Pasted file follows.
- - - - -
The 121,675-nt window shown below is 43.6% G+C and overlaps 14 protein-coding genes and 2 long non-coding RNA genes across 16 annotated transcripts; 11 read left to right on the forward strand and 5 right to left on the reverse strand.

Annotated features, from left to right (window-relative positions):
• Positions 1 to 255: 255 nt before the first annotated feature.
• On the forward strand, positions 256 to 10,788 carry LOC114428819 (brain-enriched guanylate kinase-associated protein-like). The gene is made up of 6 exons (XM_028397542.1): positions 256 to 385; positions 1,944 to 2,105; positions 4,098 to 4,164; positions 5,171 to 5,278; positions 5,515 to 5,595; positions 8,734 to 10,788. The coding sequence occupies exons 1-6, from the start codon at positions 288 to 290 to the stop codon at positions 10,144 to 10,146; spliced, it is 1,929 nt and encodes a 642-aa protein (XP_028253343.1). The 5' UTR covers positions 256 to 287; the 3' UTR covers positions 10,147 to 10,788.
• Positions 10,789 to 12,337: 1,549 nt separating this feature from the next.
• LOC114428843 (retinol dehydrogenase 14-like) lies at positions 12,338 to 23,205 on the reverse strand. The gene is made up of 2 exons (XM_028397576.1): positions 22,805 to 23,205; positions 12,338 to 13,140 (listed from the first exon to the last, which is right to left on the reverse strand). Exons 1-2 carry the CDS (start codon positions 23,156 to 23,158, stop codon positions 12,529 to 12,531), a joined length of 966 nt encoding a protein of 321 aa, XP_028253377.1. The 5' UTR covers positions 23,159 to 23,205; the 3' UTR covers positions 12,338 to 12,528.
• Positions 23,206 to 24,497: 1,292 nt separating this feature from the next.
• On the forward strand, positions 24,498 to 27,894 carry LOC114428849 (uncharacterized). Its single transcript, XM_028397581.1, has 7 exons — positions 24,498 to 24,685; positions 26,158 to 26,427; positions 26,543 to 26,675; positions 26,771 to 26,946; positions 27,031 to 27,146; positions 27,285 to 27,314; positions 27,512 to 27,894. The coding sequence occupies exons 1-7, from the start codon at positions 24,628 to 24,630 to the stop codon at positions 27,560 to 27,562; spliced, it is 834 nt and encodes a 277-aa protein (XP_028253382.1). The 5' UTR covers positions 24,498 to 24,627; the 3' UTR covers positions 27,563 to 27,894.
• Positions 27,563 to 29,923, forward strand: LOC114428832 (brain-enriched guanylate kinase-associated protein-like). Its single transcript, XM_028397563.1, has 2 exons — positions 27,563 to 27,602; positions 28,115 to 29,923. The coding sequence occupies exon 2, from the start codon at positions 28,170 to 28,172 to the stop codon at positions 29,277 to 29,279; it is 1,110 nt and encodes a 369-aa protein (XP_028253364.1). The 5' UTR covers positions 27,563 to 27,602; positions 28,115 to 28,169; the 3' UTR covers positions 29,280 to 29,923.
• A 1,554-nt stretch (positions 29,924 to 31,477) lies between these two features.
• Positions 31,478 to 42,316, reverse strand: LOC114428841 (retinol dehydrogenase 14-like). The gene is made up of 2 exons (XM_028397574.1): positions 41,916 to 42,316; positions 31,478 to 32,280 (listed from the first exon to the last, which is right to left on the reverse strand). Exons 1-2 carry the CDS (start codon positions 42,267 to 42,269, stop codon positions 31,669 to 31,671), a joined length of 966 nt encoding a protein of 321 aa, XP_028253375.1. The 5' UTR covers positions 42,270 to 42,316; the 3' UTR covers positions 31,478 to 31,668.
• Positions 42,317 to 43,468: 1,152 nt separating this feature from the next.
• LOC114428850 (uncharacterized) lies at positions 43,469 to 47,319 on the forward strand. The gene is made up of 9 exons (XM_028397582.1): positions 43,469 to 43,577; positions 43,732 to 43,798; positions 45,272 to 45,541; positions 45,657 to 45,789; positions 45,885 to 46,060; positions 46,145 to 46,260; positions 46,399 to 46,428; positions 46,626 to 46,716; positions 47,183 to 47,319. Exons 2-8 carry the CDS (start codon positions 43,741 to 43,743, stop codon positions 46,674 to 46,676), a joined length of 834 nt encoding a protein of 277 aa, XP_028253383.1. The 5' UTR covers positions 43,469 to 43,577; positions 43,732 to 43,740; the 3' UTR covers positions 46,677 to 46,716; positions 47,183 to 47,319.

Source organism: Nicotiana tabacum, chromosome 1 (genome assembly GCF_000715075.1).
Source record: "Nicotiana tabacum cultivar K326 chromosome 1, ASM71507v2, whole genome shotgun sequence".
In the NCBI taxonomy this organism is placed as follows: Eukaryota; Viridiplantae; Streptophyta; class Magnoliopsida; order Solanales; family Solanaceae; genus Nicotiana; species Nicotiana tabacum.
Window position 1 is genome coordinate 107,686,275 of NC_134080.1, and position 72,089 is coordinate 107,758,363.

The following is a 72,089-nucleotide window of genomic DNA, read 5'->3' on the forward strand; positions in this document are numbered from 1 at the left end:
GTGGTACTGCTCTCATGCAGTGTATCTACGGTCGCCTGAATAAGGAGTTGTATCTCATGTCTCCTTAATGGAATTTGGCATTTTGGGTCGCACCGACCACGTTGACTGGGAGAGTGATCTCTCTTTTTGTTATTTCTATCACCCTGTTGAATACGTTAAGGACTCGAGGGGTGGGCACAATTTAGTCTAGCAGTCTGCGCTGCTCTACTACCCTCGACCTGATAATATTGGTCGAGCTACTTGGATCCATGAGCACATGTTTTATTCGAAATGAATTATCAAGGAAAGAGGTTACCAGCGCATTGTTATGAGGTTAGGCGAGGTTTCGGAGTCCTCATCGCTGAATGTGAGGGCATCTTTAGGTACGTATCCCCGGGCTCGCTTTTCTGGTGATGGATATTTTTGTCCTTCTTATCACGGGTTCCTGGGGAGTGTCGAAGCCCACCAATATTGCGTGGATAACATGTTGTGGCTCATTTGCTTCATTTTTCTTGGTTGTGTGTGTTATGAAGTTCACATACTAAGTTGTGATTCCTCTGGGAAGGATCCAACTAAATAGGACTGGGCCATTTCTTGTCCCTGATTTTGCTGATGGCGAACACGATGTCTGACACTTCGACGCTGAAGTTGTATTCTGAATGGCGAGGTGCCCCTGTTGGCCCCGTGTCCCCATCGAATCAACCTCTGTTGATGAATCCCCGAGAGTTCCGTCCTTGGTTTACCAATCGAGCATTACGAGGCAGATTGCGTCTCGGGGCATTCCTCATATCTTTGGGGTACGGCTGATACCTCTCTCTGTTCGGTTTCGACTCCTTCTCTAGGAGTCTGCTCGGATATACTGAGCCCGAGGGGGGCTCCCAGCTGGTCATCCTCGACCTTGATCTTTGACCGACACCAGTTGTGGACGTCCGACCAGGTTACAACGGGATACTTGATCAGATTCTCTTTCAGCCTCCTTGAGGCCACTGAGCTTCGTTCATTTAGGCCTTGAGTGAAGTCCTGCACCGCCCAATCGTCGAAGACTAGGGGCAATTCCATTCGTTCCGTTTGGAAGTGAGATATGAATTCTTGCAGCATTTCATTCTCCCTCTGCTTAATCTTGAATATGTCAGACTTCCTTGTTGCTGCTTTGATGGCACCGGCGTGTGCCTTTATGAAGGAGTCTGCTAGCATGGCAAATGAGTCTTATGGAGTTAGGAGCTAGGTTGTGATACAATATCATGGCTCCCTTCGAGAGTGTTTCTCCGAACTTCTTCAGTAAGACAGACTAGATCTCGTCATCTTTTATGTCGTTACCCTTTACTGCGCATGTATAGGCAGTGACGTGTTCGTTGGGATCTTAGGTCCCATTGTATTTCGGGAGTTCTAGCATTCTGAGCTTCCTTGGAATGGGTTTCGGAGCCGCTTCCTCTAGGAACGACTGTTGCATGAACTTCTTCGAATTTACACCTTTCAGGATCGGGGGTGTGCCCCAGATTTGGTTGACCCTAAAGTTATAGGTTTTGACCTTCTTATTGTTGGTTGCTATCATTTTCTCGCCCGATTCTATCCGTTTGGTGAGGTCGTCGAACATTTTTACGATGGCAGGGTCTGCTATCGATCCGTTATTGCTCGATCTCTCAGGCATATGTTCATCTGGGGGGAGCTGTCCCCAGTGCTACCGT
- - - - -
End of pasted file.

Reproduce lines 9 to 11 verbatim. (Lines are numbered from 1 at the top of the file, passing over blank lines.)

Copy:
• Positions 27,563 to 29,923, forward strand: LOC114428832 (brain-enriched guanylate kinase-associated protein-like). Its single transcript, XM_028397563.1, has 2 exons — positions 27,563 to 27,602; positions 28,115 to 29,923. The coding sequence occupies exon 2, from the start codon at positions 28,170 to 28,172 to the stop codon at positions 29,277 to 29,279; it is 1,110 nt and encodes a 369-aa protein (XP_028253364.1). The 5' UTR covers positions 27,563 to 27,602; positions 28,115 to 28,169; the 3' UTR covers positions 29,280 to 29,923.
• A 1,554-nt stretch (positions 29,924 to 31,477) lies between these two features.
• Positions 31,478 to 42,316, reverse strand: LOC114428841 (retinol dehydrogenase 14-like). The gene is made up of 2 exons (XM_028397574.1): positions 41,916 to 42,316; positions 31,478 to 32,280 (listed from the first exon to the last, which is right to left on the reverse strand). Exons 1-2 carry the CDS (start codon positions 42,267 to 42,269, stop codon positions 31,669 to 31,671), a joined length of 966 nt encoding a protein of 321 aa, XP_028253375.1. The 5' UTR covers positions 42,270 to 42,316; the 3' UTR covers positions 31,478 to 31,668.